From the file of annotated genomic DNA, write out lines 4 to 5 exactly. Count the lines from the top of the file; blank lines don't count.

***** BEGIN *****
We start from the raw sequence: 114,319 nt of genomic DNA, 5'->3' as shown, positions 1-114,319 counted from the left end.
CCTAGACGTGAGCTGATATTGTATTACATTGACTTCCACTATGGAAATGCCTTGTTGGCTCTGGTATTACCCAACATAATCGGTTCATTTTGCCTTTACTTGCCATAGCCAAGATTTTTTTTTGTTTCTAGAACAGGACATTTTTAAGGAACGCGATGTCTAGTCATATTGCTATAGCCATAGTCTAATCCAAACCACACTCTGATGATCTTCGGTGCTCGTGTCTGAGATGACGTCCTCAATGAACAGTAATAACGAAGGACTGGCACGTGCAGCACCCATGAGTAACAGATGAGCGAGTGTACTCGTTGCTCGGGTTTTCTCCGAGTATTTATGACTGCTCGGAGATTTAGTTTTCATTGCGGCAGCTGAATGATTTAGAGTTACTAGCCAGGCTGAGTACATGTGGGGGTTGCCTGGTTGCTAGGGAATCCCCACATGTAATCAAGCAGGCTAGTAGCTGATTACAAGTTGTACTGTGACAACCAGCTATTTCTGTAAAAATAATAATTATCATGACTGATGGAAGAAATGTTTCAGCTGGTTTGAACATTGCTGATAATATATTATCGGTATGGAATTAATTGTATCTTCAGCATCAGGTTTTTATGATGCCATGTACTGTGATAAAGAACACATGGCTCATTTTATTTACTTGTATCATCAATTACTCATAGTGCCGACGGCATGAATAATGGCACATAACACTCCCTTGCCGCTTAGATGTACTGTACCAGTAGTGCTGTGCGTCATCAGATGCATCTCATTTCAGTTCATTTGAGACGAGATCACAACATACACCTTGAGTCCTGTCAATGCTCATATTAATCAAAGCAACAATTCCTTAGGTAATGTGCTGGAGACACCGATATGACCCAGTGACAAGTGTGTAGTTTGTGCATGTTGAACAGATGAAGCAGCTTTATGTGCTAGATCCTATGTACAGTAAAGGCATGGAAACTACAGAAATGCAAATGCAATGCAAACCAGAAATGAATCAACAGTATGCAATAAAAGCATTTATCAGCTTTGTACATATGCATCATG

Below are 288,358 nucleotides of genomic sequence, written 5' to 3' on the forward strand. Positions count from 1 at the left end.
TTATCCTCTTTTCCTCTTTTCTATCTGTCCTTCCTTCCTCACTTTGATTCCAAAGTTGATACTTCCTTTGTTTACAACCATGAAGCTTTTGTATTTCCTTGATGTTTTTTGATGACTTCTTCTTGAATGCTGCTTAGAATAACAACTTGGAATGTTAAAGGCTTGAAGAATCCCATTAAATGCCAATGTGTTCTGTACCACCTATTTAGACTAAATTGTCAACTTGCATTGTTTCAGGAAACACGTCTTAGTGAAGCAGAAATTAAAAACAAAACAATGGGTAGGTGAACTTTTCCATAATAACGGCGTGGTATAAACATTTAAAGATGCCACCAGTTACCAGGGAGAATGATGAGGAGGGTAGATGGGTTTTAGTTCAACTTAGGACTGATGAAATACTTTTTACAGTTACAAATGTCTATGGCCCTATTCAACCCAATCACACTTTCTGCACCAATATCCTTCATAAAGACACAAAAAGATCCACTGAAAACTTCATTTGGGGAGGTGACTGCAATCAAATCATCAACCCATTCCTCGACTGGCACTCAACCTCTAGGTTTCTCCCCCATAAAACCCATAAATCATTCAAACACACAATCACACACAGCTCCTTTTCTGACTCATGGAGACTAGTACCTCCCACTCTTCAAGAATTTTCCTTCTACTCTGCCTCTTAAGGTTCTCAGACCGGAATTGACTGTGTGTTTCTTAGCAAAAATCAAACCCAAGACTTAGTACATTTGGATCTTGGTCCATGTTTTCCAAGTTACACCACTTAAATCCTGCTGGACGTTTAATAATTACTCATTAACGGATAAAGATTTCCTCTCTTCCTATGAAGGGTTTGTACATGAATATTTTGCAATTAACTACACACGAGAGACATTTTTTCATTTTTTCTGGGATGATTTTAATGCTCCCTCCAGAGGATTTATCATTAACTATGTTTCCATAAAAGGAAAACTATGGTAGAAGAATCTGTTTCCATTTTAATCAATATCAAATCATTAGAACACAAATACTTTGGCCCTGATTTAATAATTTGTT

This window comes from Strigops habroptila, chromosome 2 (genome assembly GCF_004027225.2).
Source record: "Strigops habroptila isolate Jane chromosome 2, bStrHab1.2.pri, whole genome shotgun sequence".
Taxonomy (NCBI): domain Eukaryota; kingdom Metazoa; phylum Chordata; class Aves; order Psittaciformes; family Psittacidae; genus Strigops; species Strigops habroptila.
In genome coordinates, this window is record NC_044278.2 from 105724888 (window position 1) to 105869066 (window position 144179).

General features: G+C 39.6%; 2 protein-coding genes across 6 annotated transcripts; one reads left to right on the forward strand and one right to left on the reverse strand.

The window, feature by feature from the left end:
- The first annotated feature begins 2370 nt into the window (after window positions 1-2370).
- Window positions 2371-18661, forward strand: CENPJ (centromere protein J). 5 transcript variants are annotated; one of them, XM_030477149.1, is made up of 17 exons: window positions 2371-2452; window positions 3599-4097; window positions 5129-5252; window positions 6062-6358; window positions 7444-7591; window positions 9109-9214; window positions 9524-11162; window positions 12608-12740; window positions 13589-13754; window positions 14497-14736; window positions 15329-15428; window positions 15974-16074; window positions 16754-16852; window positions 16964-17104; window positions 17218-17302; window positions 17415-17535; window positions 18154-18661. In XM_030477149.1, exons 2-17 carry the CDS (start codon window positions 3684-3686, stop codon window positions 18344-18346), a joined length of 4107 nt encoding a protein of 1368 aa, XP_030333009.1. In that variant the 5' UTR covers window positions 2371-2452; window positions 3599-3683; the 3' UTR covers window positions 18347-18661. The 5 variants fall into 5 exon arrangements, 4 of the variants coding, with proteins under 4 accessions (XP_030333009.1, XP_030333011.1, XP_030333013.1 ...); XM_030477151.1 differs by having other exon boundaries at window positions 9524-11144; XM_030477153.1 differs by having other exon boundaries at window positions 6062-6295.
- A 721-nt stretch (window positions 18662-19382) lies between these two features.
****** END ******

TTATCCTCTTTTCCTCTTTTCTATCTGTCCTTCCTTCCTCACTTTGATTCCAAAGTTGATACTTCCTTTGTTTACAACCATGAAGCTTTTGTATTTCCTTGATGTTTTTTGATGACTTCTTCTTGAATGCTGCTTAGAATAACAACTTGGAATGTTAAAGGCTTGAAGAATCCCATTAAATGCCAATGTGTTCTGTACCACCTATTTAGACTAAATTGTCAACTTGCATTGTTTCAGGAAACACGTCTTAGTGAAGCAGAAATTAAAAACAAAACAATGGGTAGGTGAACTTTTCCATAATAACGGCGTGGTATAAACATTTAAAGATGCCACCAGTTACCAGGGAGAATGATGAGGAGGGTAGATGGGTTTTAGTTCAACTTAGGACTGATGAAATACTTTTTACAGTTACAAATGTCTATGGCCCTATTCAACCCAATCACACTTTCTGCACCAATATCCTTCATAAAGACACAAAAAGATCCACTGAAAACTTCATTTGGGGAGGTGACTGCAATCAAATCATCAACCCATTCCTCGACTGGCACTCAACCTCTAGGTTTCTCCCCCATAAAACCCATAAATCATTCAAACACACAATCACACACAGCTCCTTTTCTGACTCATGGAGACTAGTACCTCCCACTCTTCAAGAATTTTCCTTCTACTCTGCCTCTTAAGGTTCTCAGACCGGAATTGACTGTGTGTTTCTTAGCAAAAATCAAACCCAAGACTTAGTACATTTGGATCTTGGTCCATGTTTTCCAAGTTACACCACTTAAATCCTGCTGGACGTTTAATAATTACTCATTAACGGATAAAGATTTCCTCTCTTCCTATGAAGGGTTTGTACATGAATATTTTGCAATTAACTACACACGAGAGACATTTTTTCATTTTTTCTGGGATGATTTTAATGCTCCCTCCAGAGGATTTATCATTAACTATGTTTCCATAAAAGGAAAACTATGGTAGAAGAATCTGTTTCCATTTTAATCAATATCAAATCATTAGAACACAAATACTTTGGCCCTGATTTAATAATTTGTT

This window comes from Strigops habroptila, chromosome 2 (genome assembly GCF_004027225.2).